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  • The Name Of The Rose [1986] [VHS] [1987]
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The Name Of The Rose [1986] [VHS] [1987]

123 customer reviews

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Product details

  • Actors: Sean Connery, F. Murray Abraham, Christian Slater
  • Directors: Jean-Jacques Annaud
  • Format: VHS
  • Language: English, Latin
  • Classification: 18
  • Studio: Karussell
  • VHS Release Date: 3 Feb. 1992
  • Run Time: 124 minutes
  • Average Customer Review: 4.6 out of 5 stars  See all reviews (123 customer reviews)
  • ASIN: B00004R6AB
  • Amazon Bestsellers Rank: 111,155 in DVD & Blu-ray (See Top 100 in DVD & Blu-ray)

Product Description

Product Description

Based on Umberto Eco's best-selling novel. Sean Connery is a monk-turned-detective who, together with his novice, Christian Slater, tries desperately to unravel the mystery of the Abbey's murders. Monks are being killed in all manner of ways, and as Brother Sean's investigations get underway, more is revealed to the audience of the darker side of Italian monastic life at the beginning of the 14th Century. It is a wonderfully observed film with stunning cinematography by Tonino Delli Colli, and there's some hideously grotesque monks.

From Amazon.co.uk

Jean-Jacques Annaud's The Name of the Rose is a flawed attempt to adapt Umberto Eco's highly convoluted medieval bestseller for the screen, necessarily excising much of the esoterica that made the book so compelling. Still, what's left is a riveting whodunit set in a grimly and grimily realistic 14th-century Benedictine monastery populated by a parade of grotesque characters, all of whom spend their time lurking in dark places or scuttling, half-unseen, in the omnipresent gloom. A series of mysterious and gruesome deaths are somehow tied up with the unwelcome attention of the Inquisition, sent to root out suspected heretical behavior among the monastic scribes whose lives are dedicated to transcribing ancient manuscripts for their famous library, access to which is prevented by an ingenious maze-like layout.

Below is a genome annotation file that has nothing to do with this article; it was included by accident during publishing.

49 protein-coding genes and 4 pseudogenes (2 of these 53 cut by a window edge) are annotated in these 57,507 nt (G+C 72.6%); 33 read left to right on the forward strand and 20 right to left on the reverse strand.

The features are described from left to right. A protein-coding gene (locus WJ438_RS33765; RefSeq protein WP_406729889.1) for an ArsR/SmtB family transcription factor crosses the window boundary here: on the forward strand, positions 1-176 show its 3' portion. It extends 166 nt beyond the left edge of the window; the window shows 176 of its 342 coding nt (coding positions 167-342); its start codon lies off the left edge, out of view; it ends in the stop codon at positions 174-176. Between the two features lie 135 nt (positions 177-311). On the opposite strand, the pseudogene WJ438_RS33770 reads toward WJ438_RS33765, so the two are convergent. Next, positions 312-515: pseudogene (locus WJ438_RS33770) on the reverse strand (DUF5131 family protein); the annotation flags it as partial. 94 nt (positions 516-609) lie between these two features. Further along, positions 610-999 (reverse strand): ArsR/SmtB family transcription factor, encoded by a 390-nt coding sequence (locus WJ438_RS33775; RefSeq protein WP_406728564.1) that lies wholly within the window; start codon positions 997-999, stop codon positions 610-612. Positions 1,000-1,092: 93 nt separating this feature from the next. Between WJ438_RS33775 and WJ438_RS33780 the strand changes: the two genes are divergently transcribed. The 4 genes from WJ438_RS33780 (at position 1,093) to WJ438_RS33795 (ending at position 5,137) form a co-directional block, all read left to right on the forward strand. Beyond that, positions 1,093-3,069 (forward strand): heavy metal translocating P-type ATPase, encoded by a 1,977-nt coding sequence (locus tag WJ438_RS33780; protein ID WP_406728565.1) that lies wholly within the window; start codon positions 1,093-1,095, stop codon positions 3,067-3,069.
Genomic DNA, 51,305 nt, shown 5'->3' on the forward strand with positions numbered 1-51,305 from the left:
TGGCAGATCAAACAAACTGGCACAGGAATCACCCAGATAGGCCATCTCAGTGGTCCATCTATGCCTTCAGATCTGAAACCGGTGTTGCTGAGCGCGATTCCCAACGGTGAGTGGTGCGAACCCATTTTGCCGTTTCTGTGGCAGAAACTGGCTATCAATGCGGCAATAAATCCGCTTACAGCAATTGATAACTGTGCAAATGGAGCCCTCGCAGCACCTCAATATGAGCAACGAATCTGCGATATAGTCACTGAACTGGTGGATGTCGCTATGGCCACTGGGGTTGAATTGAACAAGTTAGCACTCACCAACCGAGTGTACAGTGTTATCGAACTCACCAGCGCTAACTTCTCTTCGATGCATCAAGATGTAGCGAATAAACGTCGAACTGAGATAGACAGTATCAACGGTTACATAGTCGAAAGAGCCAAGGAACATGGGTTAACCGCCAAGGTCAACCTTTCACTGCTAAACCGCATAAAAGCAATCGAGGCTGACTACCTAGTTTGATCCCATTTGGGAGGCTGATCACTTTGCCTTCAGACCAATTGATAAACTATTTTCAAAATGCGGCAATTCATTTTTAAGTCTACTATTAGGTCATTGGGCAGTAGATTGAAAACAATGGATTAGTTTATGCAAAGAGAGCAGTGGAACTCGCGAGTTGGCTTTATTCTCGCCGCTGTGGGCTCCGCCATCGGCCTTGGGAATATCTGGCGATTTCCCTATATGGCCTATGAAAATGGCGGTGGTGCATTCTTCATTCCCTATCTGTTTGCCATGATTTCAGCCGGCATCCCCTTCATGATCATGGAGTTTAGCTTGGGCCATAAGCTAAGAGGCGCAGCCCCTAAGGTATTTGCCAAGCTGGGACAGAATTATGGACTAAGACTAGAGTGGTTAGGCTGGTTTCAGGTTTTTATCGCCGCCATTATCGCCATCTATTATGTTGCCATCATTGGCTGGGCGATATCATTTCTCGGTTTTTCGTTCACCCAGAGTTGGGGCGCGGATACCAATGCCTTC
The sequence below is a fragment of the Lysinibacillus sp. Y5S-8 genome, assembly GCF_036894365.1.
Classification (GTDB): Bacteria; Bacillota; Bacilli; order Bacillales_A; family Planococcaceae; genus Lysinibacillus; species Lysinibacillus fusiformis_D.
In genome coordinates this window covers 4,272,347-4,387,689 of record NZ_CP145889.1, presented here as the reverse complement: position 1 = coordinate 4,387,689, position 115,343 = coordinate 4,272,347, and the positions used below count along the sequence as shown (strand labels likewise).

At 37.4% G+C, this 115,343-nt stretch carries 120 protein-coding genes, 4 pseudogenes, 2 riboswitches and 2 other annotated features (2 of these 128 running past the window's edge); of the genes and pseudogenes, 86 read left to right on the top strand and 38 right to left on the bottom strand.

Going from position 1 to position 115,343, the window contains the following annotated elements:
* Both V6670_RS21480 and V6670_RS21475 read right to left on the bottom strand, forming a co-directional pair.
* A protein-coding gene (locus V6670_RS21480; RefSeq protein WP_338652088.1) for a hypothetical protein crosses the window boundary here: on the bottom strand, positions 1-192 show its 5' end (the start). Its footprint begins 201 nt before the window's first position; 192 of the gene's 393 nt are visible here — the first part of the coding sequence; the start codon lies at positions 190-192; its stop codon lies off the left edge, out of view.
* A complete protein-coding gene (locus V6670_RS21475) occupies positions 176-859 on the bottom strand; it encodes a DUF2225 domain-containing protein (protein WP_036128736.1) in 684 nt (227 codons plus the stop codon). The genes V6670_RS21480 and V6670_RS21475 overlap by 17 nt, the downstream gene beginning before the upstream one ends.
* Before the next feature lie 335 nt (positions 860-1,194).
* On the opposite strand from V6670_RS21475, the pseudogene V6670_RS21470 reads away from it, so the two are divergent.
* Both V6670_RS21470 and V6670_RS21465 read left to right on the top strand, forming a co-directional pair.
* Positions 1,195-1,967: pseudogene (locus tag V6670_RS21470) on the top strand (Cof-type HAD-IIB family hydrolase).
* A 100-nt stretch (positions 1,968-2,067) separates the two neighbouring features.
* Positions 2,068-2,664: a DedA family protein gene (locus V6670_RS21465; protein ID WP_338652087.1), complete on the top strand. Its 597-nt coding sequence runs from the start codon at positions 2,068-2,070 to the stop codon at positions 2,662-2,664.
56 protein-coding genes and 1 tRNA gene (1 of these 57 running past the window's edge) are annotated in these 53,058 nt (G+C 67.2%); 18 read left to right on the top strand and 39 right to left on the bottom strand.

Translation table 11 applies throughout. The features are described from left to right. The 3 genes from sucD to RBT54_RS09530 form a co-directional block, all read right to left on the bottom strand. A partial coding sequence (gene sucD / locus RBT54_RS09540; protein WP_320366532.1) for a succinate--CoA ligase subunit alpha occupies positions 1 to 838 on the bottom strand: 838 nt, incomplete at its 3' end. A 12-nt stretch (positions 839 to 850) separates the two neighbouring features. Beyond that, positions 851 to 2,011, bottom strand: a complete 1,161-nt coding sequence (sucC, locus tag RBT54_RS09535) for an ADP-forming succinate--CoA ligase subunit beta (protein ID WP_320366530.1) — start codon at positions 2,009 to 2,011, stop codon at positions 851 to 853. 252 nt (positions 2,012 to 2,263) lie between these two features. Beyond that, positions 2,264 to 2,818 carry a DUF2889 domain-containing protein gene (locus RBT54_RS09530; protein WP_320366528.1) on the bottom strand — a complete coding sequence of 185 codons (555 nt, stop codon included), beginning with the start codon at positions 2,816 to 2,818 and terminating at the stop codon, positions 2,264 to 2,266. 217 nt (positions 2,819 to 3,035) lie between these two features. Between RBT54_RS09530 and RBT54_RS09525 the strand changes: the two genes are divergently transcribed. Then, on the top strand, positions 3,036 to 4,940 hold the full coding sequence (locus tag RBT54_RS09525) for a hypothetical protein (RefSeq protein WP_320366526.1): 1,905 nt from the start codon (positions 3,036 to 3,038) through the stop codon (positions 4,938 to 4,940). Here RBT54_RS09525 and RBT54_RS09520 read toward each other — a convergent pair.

Enter Sean Connery as investigator-monk William of Baskerville (the Sherlock Holmes connection made explicit in his name) and his naive young assistant Adso (a youthful Christian Slater). The Grand Inquisitor Bernado Gui (F. Murray Abraham) suspects devilry; but William and Adso, using Holmesian forensic techniques, uncover a much more human cause: the secrets of the library are being protected at a terrible cost. A fine international cast and the splendidly evocative location compensate for a screenplay that struggles to present Eco's multifaceted story even partially intact; Annaud's idiosyncratic direction complements the sinister, unsettling aura of the tale ideally. --Mark Walker --This text refers to the DVD edition.

Customer Reviews

4.6 out of 5 stars

Most Helpful Customer Reviews

41 of 41 people found the following review helpful By Mark Barry HALL OF FAMETOP 50 REVIEWERVINE VOICE on 27 Jan. 2012
Format: Blu-ray Verified Purchase

French Director Jean-Jacques Annaud had his work cut out for him. First he had to hire BAFTA-winning writer Andrew Birkin along with three other top scriptwriters to do a 'Pamplifest' of "Il Nome Della Rose" - a 500-page medieval whodunit written in Italian by Historian and Scholar Umberto Eco. Then after four years of design prep, Annaud had an entire Benedictine Abbey built to scale on hills outside of Rome in the winter of 1985. So come the opening minutes of "The Name Of The Rose" - as William of Baskerville and his novice Adso of Melk (Sean Connery and a 16-year old Christian Slater) dismount from their nags and have their hands washed inside the huge wooden gates of that fourteenth century structure - you can 'see' that Annaud spent his 17 million dollar budget wisely...

Right from the word go you are immersed in their world. The camera pans up to vertigo-inducing battlements, down to a vast courtyard, over to vestibules and quadrangle arches festooned with ecclesiastical masonry. There is little of comfort here and the only earth dug up is not for vegetables but fresh graves. Everything else is filth and grime - mud - snow - animal faeces. Then once inside - the chilling austerity continues. Stone floors, hard wooden pews and incense swinging censers at mealtime. There are marble altars with hidden latches, crypts with mounted skulls and passageways alive with droves of really fat rats. There's even a Scriptorium tower beside the Abbey where books are laboured on by hand for years - and a secretive library above it all that is accessible only through a wooden labyrinth...

As if this isn't enough - then there's the look of the inmates.